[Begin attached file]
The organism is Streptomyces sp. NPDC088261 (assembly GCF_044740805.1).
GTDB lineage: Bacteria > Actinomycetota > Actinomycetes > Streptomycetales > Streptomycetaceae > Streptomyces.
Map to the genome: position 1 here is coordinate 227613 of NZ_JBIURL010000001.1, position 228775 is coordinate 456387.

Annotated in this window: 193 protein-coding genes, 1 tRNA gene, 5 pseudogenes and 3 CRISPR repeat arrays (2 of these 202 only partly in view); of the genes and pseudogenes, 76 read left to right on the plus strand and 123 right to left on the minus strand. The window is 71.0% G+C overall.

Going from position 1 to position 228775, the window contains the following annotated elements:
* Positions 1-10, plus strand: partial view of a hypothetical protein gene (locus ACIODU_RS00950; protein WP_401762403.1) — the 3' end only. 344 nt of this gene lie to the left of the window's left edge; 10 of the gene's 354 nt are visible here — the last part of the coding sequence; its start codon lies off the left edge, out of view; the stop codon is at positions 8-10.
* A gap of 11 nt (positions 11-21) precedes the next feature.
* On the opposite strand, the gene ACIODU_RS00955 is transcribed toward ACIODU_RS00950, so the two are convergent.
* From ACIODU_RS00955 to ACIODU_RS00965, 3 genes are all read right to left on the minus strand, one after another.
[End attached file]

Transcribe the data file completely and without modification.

The organism is Streptomyces sp. NPDC088261 (assembly GCF_044740805.1).
GTDB lineage: Bacteria > Actinomycetota > Actinomycetes > Streptomycetales > Streptomycetaceae > Streptomyces.
Map to the genome: position 1 here is coordinate 227613 of NZ_JBIURL010000001.1, position 228775 is coordinate 456387.

Annotated in this window: 193 protein-coding genes, 1 tRNA gene, 5 pseudogenes and 3 CRISPR repeat arrays (2 of these 202 only partly in view); of the genes and pseudogenes, 76 read left to right on the plus strand and 123 right to left on the minus strand. The window is 71.0% G+C overall.

Going from position 1 to position 228775, the window contains the following annotated elements:
* Positions 1-10, plus strand: partial view of a hypothetical protein gene (locus ACIODU_RS00950; protein WP_401762403.1) — the 3' end only. 344 nt of this gene lie to the left of the window's left edge; 10 of the gene's 354 nt are visible here — the last part of the coding sequence; its start codon lies off the left edge, out of view; the stop codon is at positions 8-10.
* A gap of 11 nt (positions 11-21) precedes the next feature.
* On the opposite strand, the gene ACIODU_RS00955 is transcribed toward ACIODU_RS00950, so the two are convergent.
* From ACIODU_RS00955 to ACIODU_RS00965, 3 genes are all read right to left on the minus strand, one after another.